This week it occurred to me that Stargirl will be a high schooler next year. The thought terrifies me. Oh, I can handle teenage mood swings, teenage social lives, and perhaps I’ll even live through driver’s training. But homeschooling a teenager scares me to death!
Why? I feel like Stargirl’s entire academic future rests on my shoulders, on the decisions I make regarding curriculum. And Stargirl is such a different student than I was at that age, that I really feel like I’m shooting in the dark. It’s not a good thing.
I need a plan. So I’m making one. And here’s what I’ve learned while I begin looking ahead toward high school.
Know Your Graduation/College Admission Requirements
Since we’re homeschooling through a charter school, this one is a no-brainer. In order to receive a diploma, Stargirl will need to meet our state’s graduation requirements. If we were going it alone, though, I’d still pay attention to the state graduation requirements, just so I could give her a competitive education.
Anyway, our state’s requirements are pretty typical: 4 years of language arts, 3 years of math in algebra and above, 3 years of science (2 with labs), 3 years of social science, some pe, health, language/fine arts, and electives.
After I printed out the graduation requirements, I looked up a few colleges to see what their admissions requirements were. Some required three years of a foreign language, so I noted that on my print out. These notes will give me the basis for a four year plan. The last thing I want for Stargirl is to realize at the beginning of her senior year that she is short a bazillion classes. By the time she starts her 9th grade year in September, we will have a good idea of what every year of high school will look like.
Know Your Student
This was an area where I needed to make a big adjustment. When we pulled Stargirl out of public school to homeschool her, I wanted school to be fun. I wanted her to LOVE learning. We bought Sonlight and read wonderful books. Stargirl wasn’t impressed. We tried a Tapestry of Grace approach. Still not impressed. Charlotte Mason style. Not impressed.
Stargirl knows what she likes and what she doesn’t like. She likes music. She loves music. Music is a huge part of her life right now, and it will likely be a huge part of her future. Academics? She tolerates them. She doesn’t care if history is fun. She just wants go slog through her work, so she can get on to music. Same with math. And language arts. And science.
And she’s a very diligent worker. If I give her a list of things to do, she works hard until it’s done. She’s not a student that dawdles around, hoping her work will disappear.
Stargirl also hates tests. Abhors them. She knows her material, but has a hard time translating that into a good standardized test score. A big goal over the next few years will be helping her get comfortable with the idea of the SAT test. But we both know she won’t get near perfect SAT scores.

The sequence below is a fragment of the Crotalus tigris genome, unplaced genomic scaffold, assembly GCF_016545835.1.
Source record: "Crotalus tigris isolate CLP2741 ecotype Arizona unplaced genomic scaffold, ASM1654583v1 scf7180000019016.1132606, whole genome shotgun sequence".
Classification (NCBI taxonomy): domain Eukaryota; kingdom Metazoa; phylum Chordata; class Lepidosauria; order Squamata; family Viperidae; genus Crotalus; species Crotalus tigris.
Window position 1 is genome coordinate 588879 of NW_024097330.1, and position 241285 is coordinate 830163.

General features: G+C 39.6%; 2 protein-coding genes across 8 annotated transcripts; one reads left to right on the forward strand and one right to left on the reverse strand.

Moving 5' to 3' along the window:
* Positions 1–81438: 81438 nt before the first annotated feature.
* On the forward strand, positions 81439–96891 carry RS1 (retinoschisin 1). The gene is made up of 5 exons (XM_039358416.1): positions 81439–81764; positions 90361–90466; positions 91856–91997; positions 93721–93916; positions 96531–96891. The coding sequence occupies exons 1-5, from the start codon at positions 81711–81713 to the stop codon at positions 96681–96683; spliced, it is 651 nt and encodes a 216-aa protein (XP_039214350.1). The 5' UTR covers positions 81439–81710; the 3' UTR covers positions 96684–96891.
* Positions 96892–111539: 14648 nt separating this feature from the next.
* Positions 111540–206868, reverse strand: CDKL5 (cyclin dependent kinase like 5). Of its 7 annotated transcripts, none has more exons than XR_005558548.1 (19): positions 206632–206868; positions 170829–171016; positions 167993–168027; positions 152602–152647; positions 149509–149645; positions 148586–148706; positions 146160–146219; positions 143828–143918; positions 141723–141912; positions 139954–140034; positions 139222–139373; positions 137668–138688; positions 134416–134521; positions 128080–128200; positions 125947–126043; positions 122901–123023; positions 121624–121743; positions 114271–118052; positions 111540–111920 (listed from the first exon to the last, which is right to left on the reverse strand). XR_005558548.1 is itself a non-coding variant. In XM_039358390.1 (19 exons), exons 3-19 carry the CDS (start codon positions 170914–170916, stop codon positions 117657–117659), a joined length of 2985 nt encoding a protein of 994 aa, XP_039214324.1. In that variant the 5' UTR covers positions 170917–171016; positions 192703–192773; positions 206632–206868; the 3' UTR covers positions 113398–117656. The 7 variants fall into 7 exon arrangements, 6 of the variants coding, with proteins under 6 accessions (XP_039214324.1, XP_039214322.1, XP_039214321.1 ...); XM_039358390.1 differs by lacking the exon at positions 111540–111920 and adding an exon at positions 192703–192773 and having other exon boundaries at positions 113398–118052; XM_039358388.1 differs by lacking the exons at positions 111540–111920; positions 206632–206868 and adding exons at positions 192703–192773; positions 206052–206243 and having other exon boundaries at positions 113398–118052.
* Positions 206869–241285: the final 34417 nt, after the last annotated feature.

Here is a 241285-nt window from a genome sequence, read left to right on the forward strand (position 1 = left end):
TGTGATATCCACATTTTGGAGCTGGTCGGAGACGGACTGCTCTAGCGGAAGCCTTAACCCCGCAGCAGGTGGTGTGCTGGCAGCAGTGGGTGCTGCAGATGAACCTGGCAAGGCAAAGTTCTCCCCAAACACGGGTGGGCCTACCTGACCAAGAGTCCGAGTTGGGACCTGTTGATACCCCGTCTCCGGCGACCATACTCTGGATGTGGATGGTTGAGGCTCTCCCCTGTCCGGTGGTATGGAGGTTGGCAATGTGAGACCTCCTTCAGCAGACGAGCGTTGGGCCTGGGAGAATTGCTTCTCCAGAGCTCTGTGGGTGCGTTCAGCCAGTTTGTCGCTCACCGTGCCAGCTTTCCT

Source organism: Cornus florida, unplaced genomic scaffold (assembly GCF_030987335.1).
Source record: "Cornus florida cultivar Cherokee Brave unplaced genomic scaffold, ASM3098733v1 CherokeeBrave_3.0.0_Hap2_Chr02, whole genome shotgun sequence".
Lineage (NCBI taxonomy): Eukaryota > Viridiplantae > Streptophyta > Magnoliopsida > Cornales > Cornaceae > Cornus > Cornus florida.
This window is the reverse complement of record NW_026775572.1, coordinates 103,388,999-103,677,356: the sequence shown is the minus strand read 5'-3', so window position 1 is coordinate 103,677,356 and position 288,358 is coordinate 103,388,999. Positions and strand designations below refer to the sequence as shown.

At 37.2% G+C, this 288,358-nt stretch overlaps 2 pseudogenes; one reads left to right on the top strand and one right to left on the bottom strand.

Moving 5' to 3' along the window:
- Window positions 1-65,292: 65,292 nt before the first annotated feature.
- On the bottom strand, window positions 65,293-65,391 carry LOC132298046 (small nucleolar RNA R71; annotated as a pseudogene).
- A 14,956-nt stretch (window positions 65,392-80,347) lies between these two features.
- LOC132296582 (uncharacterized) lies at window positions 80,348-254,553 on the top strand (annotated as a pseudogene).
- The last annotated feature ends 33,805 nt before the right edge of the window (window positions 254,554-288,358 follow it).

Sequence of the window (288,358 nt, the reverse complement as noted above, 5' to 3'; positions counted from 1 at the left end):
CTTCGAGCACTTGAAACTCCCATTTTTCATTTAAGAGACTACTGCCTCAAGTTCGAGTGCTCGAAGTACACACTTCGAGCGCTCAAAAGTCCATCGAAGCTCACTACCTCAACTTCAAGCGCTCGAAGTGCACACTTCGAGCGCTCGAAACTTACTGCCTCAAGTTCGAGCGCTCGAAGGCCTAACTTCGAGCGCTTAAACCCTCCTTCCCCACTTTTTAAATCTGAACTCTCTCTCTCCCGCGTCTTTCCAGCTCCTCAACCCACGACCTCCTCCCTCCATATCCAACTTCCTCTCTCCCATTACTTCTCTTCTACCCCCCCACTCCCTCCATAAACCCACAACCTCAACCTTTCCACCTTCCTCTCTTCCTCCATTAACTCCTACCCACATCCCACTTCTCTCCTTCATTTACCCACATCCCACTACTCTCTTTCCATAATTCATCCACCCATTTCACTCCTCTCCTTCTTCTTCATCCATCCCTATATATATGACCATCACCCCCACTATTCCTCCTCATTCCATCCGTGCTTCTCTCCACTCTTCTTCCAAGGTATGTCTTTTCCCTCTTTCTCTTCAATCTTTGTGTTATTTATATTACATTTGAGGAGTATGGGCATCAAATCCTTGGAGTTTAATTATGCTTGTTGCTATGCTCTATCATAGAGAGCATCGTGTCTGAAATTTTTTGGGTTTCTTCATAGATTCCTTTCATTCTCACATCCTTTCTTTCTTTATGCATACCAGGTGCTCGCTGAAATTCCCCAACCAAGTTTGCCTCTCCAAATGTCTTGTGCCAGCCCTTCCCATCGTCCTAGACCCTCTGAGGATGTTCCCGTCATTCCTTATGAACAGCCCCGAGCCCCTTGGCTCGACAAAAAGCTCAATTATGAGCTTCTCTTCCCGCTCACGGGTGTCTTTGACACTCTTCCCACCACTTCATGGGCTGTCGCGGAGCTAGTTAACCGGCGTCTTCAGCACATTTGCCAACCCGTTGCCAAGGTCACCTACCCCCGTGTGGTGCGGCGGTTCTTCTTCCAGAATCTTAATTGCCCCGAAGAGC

Evaluate the Data
Once I checked out graduation and college admissions requirements and evaluated my budding high school student, I was able to make some informed decisions.
1. We will likely continue schooling through a charter school. I had considered going it alone again, as I would have many more curriculum options without having to adhere to state standards. However, the concern about Stargirl’s test taking abilities made me hesitate.
Since homeschooled students (unless part of a charter school) don’t receive a regular diploma in Oregon, I am concerned that colleges place more emphasis on SAT scores than grades, when it comes to admitting homeschool students. I want Stargirl to be able to fall back on her grades, rather than putting so much weight on a test. By sticking with the charter school, she’ll have a regular transcript and diploma that colleges will definitely count.
I’m not saying that colleges always rely heavily on SATs for homeschool students, but with Stargirl’s hatred of tests, we’re not prepared to take that chance.
In addition, so far the charter school has offered Stargirl lots of opportunities in music that she wouldn’t otherwise have. And she’d definitely like to continue her musical endeavors.
2. We will likely use one of the charter school’s computerized curricula. To me, online curricula just screams BORING. This is where I’ve had to set my feelings aside. Stargirl wants an independent program, where she can cruise through the academics and be done with them. She doesn’t care if it’s interesting. And this will fit the bill.
Our choices are Odysseyware (by the same company that does Switched on Schoolhouse) and EdOptions. I don’t know much about either program, so I’m not sure what we’ll choose yet. I’ll be checking out both options in the coming months.
Are these the most exciting homeschool choices? No, not really. But they’re choices that will work well for Stargirl. And that’s the point of homeschooling, isn’t it? Freedom to make decisions that are right for the individual child.